File Serving is a little bit different obviously since we are matching bananas and pears. (You expected me to use Apples and oranges?) On Kraken, the WHS sets up a workgroup with a set of shares with permissions divided up by users and/or groups. Logon security can be enabled with Kerberos, hashed or not Lan Manager or https. There might be more mechanisms, this was a quick first look. Files can also be set for local workgroup access with and without web serving access. Obviously any access on the Kraken from a Linux client will have to be through Samba client services on the Linux clients which handles Kerberos and Lan Manager, at least in the Debian distro it does. The Linux client's Samba logon will have to be programmed into the WHS as a valid client even for files marked as for Everyone. That is a side effect of dumping fast-user switching and enabling controlled shares on any Windows server or workstation, not unlike leaving security wide open on a bunch of Linux systems or running a workgroup of Win9X boxes (no they aren't EXACTLY the same but just somewhat similar(;-).

My previous experience with Windows says that file sharing with Kerberos enabled will not be really possible on Win9X clients, it will be difficult with Win NT 4.0 and OK with Win2K and XP. So with WHS operating as the server, the security options will require some compromises if the home clients aren't all XP or Vista. All of the above will operate properly as Lan Manager clients. However, “Fast User Switching” can't be used on the XP Pro clients since it breaks the access to shares that are shared with anything other than simple Windows folder shares. Vista clients, who cares? I'm not paying for Vista anything after battling with Vista Beta and Vista RC1, forget it. In any case I would not expect something based on Windows 2003 Server to support those sorts of simple shares.

As you would expect with a Linux server, everything to be accessible by Windows clients has to be served by Samba. Since Samba now has the abilities to operate as a Domain controller in what would normally be a small workgroup, I'm going to take advantage of that to deal with the security issues for all the Windows and Linux clients that way. Samba, as long as you are using Lan Manager sorts of file sharing without Kerberos, will allow all Windows based clients to connect. The Linux clients will connect through the normal NFS. So I have to call this file serving function a tie until I can really exercise both systems.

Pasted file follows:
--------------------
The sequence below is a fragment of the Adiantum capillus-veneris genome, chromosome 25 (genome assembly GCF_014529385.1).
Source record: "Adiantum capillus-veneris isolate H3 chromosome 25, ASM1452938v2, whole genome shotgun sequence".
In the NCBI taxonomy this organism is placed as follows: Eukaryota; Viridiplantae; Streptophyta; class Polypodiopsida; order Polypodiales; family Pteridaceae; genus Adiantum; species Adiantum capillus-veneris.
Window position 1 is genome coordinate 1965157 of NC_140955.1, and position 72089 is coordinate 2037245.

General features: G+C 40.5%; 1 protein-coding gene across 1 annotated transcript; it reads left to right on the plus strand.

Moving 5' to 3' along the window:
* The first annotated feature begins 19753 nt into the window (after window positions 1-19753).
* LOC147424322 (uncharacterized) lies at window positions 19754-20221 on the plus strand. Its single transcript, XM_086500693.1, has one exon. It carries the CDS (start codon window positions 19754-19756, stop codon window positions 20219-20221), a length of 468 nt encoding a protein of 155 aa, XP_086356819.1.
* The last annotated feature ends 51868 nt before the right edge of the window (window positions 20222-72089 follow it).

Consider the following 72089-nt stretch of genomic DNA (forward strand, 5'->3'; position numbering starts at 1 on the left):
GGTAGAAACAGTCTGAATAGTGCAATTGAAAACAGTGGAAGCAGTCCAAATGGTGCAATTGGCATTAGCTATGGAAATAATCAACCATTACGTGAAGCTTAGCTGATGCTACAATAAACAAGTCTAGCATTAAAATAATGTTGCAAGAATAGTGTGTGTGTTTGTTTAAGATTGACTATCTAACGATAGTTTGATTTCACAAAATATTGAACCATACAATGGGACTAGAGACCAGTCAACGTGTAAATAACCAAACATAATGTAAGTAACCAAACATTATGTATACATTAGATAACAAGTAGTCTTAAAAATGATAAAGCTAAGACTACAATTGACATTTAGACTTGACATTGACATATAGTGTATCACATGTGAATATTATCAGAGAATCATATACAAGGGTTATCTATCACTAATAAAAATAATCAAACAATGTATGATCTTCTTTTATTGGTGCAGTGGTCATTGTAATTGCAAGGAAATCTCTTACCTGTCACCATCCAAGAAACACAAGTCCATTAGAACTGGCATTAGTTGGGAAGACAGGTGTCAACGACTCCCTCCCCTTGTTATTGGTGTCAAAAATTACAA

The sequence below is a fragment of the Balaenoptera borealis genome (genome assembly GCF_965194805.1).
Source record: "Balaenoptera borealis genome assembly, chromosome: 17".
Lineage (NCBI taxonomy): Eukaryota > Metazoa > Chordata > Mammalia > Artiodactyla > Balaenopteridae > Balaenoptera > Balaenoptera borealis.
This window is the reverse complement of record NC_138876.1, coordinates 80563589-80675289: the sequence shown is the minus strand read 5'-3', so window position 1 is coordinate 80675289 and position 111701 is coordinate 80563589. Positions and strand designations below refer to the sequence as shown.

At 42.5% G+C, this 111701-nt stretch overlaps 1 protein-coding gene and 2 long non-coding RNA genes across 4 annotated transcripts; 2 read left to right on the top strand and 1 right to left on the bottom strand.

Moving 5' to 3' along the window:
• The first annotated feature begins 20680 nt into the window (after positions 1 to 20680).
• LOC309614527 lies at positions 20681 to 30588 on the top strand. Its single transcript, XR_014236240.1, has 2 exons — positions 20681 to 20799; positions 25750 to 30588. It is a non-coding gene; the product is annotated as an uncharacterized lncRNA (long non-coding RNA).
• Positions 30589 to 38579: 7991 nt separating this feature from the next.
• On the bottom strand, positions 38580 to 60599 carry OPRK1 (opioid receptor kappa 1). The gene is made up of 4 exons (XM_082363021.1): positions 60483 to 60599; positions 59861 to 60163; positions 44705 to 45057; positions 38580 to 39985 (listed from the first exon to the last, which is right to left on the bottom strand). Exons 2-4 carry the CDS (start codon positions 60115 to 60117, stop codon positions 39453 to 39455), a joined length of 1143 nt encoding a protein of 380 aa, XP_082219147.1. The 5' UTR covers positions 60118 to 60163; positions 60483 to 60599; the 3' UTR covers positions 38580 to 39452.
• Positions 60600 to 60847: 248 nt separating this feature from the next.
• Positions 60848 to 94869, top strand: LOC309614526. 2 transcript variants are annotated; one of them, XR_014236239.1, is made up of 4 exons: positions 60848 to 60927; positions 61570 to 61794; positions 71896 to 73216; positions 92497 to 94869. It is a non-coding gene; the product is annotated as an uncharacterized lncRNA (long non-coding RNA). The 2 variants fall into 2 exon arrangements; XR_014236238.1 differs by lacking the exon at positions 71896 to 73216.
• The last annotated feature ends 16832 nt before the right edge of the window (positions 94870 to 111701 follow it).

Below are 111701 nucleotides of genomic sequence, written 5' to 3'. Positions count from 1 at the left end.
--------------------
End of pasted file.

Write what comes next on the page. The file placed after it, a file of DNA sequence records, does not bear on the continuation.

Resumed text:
The characteristics of both operating systems' methods of serving shares are similar. Folders on the WHS are not associated with a drive letter on the server just as the Linux filesystem does not use drive letters.*1 This is somewhat of a departure from traditional Windows file serving systems in the past. Its a sort of cross between the Distributed File System (DFS) and Active Directory “containers” or Organizational Unit folders. The Windows users will see an Icon or object with a label that they can drag and drop a file or folder to put the media files or data files onto the server. In other words nothing Linux users haven't seen for years.

I'm going to have to do a bunch of testing to see which works better but just from looking at it, the windows clients (XP and Vista only) will have a real easy time connecting only to the WHS (Kraken). Whereas the Linux and ALL Windows clients will require a little fussing but it can be done easily enough so that scripting can automate the process fairly well on the Linux Home Server (Debbie) I suspect.

*1. Come on guys! Do you really think that hiding a drive partition with hda, or hdb is fooling anybody? I agree that most users don't often need physical awareness of where or what is holding your data. But when the physical world slaps you into back into chaotic reality, when you're trying to fix a system with a dead drive and you can't remember which drive has hda or /home/username on it, it might be nice to know what PHYSICAL drive has what! I will eventually get used to it.